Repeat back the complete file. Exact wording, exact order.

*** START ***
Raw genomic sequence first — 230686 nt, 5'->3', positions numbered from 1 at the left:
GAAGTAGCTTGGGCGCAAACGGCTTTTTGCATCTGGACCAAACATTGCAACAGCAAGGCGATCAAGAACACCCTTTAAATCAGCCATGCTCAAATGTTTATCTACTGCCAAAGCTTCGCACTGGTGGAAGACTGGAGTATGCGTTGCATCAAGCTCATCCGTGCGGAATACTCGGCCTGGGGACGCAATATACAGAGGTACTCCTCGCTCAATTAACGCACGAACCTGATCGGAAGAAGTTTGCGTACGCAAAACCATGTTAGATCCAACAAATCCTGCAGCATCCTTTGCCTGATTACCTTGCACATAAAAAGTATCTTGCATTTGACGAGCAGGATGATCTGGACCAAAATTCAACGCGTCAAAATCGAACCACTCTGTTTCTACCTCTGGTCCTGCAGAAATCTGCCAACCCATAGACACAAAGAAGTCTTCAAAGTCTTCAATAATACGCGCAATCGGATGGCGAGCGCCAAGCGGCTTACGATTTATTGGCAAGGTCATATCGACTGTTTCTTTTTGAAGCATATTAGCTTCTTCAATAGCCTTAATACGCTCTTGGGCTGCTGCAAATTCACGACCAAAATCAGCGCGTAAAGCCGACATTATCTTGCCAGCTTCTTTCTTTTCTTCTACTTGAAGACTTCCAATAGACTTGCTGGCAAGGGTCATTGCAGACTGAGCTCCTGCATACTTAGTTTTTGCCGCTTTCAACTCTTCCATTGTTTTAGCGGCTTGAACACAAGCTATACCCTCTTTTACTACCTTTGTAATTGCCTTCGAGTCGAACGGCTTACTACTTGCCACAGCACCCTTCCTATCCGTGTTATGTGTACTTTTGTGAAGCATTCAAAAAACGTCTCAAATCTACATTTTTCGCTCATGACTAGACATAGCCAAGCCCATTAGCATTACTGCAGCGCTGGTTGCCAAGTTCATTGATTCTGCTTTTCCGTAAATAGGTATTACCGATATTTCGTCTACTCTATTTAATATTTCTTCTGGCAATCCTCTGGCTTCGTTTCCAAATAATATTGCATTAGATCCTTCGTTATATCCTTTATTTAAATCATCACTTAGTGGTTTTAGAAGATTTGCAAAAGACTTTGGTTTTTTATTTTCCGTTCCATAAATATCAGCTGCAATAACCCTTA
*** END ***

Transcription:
Raw genomic sequence first — 230686 nt, 5'->3', positions numbered from 1 at the left:
GAAGTAGCTTGGGCGCAAACGGCTTTTTGCATCTGGACCAAACATTGCAACAGCAAGGCGATCAAGAACACCCTTTAAATCAGCCATGCTCAAATGTTTATCTACTGCCAAAGCTTCGCACTGGTGGAAGACTGGAGTATGCGTTGCATCAAGCTCATCCGTGCGGAATACTCGGCCTGGGGACGCAATATACAGAGGTACTCCTCGCTCAATTAACGCACGAACCTGATCGGAAGAAGTTTGCGTACGCAAAACCATGTTAGATCCAACAAATCCTGCAGCATCCTTTGCCTGATTACCTTGCACATAAAAAGTATCTTGCATTTGACGAGCAGGATGATCTGGACCAAAATTCAACGCGTCAAAATCGAACCACTCTGTTTCTACCTCTGGTCCTGCAGAAATCTGCCAACCCATAGACACAAAGAAGTCTTCAAAGTCTTCAATAATACGCGCAATCGGATGGCGAGCGCCAAGCGGCTTACGATTTATTGGCAAGGTCATATCGACTGTTTCTTTTTGAAGCATATTAGCTTCTTCAATAGCCTTAATACGCTCTTGGGCTGCTGCAAATTCACGACCAAAATCAGCGCGTAAAGCCGACATTATCTTGCCAGCTTCTTTCTTTTCTTCTACTTGAAGACTTCCAATAGACTTGCTGGCAAGGGTCATTGCAGACTGAGCTCCTGCATACTTAGTTTTTGCCGCTTTCAACTCTTCCATTGTTTTAGCGGCTTGAACACAAGCTATACCCTCTTTTACTACCTTTGTAATTGCCTTCGAGTCGAACGGCTTACTACTTGCCACAGCACCCTTCCTATCCGTGTTATGTGTACTTTTGTGAAGCATTCAAAAAACGTCTCAAATCTACATTTTTCGCTCATGACTAGACATAGCCAAGCCCATTAGCATTACTGCAGCGCTGGTTGCCAAGTTCATTGATTCTGCTTTTCCGTAAATAGGTATTACCGATATTTCGTCTACTCTATTTAATATTTCTTCTGGCAATCCTCTGGCTTCGTTTCCAAATAATATTGCATTAGATCCTTCGTTATATCCTTTATTTAAATCATCACTTAGTGGTTTTAGAAGATTTGCAAAAGACTTTGGTTTTTTATTTTCCGTTCCATAAATATCAGCTGCAATAACCCTTA